6.  If it doesn’t taste good, don’t eat it
  7.  Cook. Anything. Just cook.

The most important consideration with all the items above is…

…we need to start small! We are creatures of habit so it takes a long time to carve out a sustainable change in our routine. The smaller the better.

eating in a restaurant

To get inspired with ideas that could work for you, check out these tips for eating well. If you’re still feeling confused or don’t know where to start, why not see a dietitian? That way you can receive tailored advice for you. If you have extended health benefits, the cost may even be covered. Another option is to call 8-1-1 and ask to speak to a dietitian on the phone at no cost through HealthLink BC.

If we make small changes, focusing on the foods we want to eat more of, we’ll have a better chance at creating sustainable healthy changes that will last through 2017 and beyond.

REFERENCES:

  1. http://www.nejm.org/doi/full/10.1056/NEJM199704173361601#t=article. Accessed 9 Jan. 2017.
  2. Swain JF et al. Characteristics of the diet patterns tested in the optimal macronutrient intake trial to prevent heart disease (OmniHeart): options for a heart-healthy dietJ Am Diet Assoc 2008;108:257-265. Accessed 9 Jan. 2017.
  3. Roussell MA et al. Beef in an Optimal Lean Diet study: effects on lipids, lipoproteins, and apolipoproteinsAm J Clin Nutr 2012;95:9-16. Accessed 9 Jan. 2017.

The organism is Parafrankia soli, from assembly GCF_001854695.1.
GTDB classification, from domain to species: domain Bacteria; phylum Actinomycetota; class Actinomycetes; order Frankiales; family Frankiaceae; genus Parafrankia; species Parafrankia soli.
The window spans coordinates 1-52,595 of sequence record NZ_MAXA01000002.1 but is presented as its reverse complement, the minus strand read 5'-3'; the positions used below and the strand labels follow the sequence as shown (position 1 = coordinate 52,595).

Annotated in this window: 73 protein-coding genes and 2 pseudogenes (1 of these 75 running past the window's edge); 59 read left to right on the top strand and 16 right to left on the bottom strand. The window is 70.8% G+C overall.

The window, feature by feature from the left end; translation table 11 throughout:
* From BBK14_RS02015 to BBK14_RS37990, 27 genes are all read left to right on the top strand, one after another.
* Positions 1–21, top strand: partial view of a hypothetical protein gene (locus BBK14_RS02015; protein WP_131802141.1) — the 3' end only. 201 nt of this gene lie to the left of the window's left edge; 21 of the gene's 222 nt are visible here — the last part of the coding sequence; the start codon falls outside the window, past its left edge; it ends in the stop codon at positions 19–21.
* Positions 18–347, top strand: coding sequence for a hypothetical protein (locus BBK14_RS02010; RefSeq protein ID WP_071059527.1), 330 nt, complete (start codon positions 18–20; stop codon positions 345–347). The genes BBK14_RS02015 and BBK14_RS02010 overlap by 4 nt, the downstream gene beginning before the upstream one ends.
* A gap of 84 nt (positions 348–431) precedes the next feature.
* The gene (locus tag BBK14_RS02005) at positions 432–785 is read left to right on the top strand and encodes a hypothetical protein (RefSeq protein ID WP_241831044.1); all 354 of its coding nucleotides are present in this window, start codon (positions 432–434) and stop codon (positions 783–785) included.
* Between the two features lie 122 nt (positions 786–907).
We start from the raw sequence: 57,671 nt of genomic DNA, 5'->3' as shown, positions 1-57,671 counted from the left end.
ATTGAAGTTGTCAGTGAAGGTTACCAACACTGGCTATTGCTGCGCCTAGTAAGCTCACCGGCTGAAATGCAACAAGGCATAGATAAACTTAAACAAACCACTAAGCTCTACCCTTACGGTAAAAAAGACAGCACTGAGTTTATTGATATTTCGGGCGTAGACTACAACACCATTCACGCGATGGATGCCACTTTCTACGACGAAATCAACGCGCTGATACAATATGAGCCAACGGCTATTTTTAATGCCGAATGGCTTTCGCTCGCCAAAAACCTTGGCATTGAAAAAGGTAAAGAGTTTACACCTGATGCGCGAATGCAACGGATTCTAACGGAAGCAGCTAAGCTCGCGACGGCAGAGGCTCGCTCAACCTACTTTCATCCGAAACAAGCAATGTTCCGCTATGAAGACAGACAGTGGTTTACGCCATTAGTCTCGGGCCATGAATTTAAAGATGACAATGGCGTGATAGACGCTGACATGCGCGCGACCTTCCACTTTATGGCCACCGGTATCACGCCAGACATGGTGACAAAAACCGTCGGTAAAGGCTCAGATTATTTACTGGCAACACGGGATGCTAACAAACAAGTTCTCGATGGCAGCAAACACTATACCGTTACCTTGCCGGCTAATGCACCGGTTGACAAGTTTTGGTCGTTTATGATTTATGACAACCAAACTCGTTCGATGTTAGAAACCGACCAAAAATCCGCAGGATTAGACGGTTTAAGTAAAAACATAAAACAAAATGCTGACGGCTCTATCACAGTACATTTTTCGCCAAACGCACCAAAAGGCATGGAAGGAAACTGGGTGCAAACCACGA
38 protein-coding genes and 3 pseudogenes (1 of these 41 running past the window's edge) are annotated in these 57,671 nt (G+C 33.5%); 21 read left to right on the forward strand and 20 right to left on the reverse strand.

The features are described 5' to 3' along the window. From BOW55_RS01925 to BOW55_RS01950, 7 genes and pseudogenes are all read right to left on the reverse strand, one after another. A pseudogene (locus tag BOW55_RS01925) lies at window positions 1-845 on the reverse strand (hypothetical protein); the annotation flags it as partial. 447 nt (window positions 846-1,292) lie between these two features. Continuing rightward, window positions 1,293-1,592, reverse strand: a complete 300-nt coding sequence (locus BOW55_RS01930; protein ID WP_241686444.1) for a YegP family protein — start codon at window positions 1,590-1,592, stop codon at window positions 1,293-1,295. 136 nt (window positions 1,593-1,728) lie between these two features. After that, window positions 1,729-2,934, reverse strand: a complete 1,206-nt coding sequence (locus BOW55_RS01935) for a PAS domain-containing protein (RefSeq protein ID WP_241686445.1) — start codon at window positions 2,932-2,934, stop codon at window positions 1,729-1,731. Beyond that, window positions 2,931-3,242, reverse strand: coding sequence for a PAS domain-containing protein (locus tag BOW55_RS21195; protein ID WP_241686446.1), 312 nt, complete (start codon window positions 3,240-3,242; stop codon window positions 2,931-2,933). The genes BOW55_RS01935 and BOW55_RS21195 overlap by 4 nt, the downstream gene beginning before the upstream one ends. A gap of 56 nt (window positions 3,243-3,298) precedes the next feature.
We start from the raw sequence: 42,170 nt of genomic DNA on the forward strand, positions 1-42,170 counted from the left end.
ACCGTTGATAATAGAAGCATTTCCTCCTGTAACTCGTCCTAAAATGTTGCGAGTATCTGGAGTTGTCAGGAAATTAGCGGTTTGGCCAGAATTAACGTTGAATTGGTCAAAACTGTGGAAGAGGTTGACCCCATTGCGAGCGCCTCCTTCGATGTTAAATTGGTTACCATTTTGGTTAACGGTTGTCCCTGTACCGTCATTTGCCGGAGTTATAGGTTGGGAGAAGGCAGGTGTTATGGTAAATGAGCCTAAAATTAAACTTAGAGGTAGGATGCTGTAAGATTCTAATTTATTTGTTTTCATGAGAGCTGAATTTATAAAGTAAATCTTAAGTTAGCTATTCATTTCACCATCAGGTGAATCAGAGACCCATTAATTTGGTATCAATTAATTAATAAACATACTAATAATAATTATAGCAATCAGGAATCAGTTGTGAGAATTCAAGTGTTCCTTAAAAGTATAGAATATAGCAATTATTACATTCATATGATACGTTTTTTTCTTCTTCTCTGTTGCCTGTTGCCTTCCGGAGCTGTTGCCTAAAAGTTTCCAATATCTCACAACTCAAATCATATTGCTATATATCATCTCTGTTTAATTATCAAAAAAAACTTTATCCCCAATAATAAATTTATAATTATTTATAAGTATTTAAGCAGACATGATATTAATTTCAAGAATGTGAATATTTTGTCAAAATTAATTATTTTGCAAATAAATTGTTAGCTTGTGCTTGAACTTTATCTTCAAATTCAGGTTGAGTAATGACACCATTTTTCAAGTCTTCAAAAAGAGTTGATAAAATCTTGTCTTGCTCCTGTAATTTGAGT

4. Chiu S et al. Comparison of the DASH (Dietary Approaches to Stop Hypertension) diet and a higher-fat DASH diet on blood pressure and lipids and lipoproteins: a randomized controlled trialAm J Clin Nutr 2016;103:341-347. Accessed 9 Jan. 2017.
  5. http://onlinelibrary.wiley.com/doi/10.1002/14651858.CD009825.pub2/epdf/standard. Accessed 9 Jan. 2017.
  6. http://www.nature.com/ejcn/journal/v69/n11/full/ejcn2014243a.html. Accessed 9 Jan. 2017.
  7. http://www.cmaj.ca/content/early/2014/10/14/cmaj.140764. Accessed 9 Jan. 2017.
  8. http://www.hc-sc.gc.ca/fn-an/food-guide-aliment/context/evid-fond-eng.php. Accessed 9 Jan. 2017.
  9. https://health.gov/dietaryguidelines/2015/guidelines/chapter-1/the-science-behind-healthy-eating-patterns/. Accessed 9 Jan. 2017.
  10. https://health.gov/dietaryguidelines/2015/guidelines/appendix-5/. Accessed 9 Jan. 2017.
  11. https://www.ncbi.nlm.nih.gov/pubmed/26853923. Accessed 9 Jan. 2017.

 DC member blog 2017